Oli's old stuff

Tinkering with retro and electronics

May 12, 2021 - 5 minute read - spectrum z80 retro gamedev smeg

What happened to SMEG?

What happened to SMEG?

Chances are that a bunch of people reading this post will remember SMEG. Either from the introduction blog entry, the posts on twitter, the itch.io page or maybe you even pre-alpha tested the demo I put out to a couple of insiders.

I originally started the project in November 2019 as a way of learning Z80 assembly and the ZX Spectrum hardware. I was (and still am) extremely excited by the idea - a point and click adventure game and system designed for the Speccy. I’ve always dreamed about making a point and click game based on Red Dwarf too (literally, it’s a childhood dream).

The game started to become pretty well developed as an advanced prototype/alpha into early/mid 2020. I commissioned some art assets (which suit it perfectly) and was rattling out some rooms and then… it stopped.

The reasons for the hard stop are numerous. The first is that I started seriously messing about with hardware. Restoring old micros, designing PCBs (I still need to blog about the TZX Cassette PCB), 3d printing and generally doing a bunch of the content that you can find on this blog. Working with hardware is a joy; it’s taking something out of the computer and into the real world. As a professional software developer by trade, this had a much bigger impact on me than I expected. Designing, building, touching, using - it’s all very different to software and very satisfying. Addictive, almost.

The next set of reasons are down to SMEG itself.

The Flaws

To recap, SMEG is an adventure game authoring system as well as being the rough title for the game itself. I set about making a system that others could use to make their own games; my intention was to ship my game and then release the source for others to enjoy. This was the first flaw.

Designing for others

Pretty early on I stated that I was going to release the source “at some point”. This lead to a small group of retro enthuiasts sending me aggressive demands that I release the source NOW so they could use it. I shrugged this off initially, but it got pretty tiresome after the 5th message. The majority of people were nice; but you always get one or two that like to spoil the party.

The biggest issue was that I spent a lot of time on creating a BASIC like scripting language for the system that was eventually chucked away. I did this originally to replace the crappy tcl-like language I was using to make my demos, but moved to BASIC as a way of attempting to be more inclusive to beginners.

This proved to be a huge mistake; I sunk a load of time into it and it was a lot harder to integrate than I expected. It was also non-obvious, and actually made development harder for me. So I ripped it out and deleted it. Probably about a month’s work gone. In hindsight, I should have just finished a bigger demo on my existing system and refined it as I went along.

Poor workflow

The biggest issue I faced was that my workflow was pretty horrible. I’d based everything around the Tiled Map Editor; having a room in a single map with tile layers, object layers and scripts entered as properties on these. This was fine for a couple of levels, but when scaling it up to 9 rooms for the first demo it became pretty hard going.

For a start, having convention-based properties was a source of error. Having free-text boxes for scripts was a source of error. The rooms in standalone maps was a source of error, as I often needed “global” objects (inventory, characters, scripts) that ended up living in a json file that tied all the stuff together.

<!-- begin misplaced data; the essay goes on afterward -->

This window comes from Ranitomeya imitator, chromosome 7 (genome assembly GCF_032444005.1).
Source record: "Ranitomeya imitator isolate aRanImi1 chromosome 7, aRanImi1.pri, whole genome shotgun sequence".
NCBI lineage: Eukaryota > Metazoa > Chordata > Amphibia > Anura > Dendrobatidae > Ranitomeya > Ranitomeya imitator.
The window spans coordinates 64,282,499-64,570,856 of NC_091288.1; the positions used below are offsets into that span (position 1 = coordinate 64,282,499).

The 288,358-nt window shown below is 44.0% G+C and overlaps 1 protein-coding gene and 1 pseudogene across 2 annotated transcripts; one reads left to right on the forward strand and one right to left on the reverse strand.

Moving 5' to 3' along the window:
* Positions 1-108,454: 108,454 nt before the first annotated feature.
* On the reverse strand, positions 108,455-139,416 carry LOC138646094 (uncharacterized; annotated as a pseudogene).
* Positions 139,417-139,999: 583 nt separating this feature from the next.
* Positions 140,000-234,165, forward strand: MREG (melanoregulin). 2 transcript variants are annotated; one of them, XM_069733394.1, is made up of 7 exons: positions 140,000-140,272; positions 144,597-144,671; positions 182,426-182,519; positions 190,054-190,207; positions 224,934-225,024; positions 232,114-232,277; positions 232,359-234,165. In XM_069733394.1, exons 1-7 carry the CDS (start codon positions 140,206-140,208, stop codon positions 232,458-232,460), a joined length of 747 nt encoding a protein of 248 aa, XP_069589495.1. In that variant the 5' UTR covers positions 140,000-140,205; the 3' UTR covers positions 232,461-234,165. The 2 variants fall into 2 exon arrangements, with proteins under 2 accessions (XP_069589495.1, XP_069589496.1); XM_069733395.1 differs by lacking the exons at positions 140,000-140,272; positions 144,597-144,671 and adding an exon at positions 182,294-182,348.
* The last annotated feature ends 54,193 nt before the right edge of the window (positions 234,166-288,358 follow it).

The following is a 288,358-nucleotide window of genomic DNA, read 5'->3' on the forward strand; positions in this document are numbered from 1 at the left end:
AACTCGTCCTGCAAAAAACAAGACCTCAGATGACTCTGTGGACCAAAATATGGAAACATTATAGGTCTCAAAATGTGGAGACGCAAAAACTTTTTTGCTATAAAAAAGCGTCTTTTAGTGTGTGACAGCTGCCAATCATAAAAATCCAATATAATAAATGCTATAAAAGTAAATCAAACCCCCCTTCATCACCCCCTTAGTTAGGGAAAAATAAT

Don’t get me wrong, Tiled is a great editor and I’ve used it a tonne in the past, but it just isn’t a great fit for what I’m trying to do here. Adding content became annoying; it just didn’t scale well from a 3 room prototype to a 9 or 12 room bigger demo.

I’ve been playing with LDtk and it’s got some real strengths around object definition and map editing but again will fall down on things like dialog editing.

The problem is that I don’t know what would be a good fit, except for a custom editor. I’ve got dialog, rooms, objects, inventory, characters - all of which need to be placed and scripted together to make a game.

Early shortcuts

Call it technical debt, call it bodges - but the early shortcuts I took in the SMEG engine are haunting me now. Examples such as not being able to define animations well and foreground redraw/layering are real pains to implement. As time got more scarce the use of Z80 assembly made a lot of this slow to work with.

Some of the main characters (Dave) are still bodged in; this is evident in the way that I can’t truly data drive parts I want to; things still have specific bodges I work around. To do it all properly I’ll need to implement a first class animation system and use a nicer way of dynamically managing memory.

I also need to completely redo the background/foreground rendering of a scene to handle depth properly. The thing is, to do this requires a fair rework of a lot of the tools and engine code.

So what is it?

I’ve never seen one, no-one has, but I’m guessing it’s a… white hole?

In short, there’s a lot of work ahead and I lost the energy to work on it; primarily because of the setbacks with the BASIC language that I had to throw away and complete annoyance with the workflow.

All that said, I’m still very fond of the project and it irks me that I haven’t taken it over the line to something slightly bigger. As time goes on I’m feeling more inclined to pick it up and work on it again.

I’m not sure what that would look like; perhaps throw away the existing tools and pipeline and start afresh with a fixed up engine. Much of that Z80 code is worth keeping and can likely be bashed into shape.

So what is it?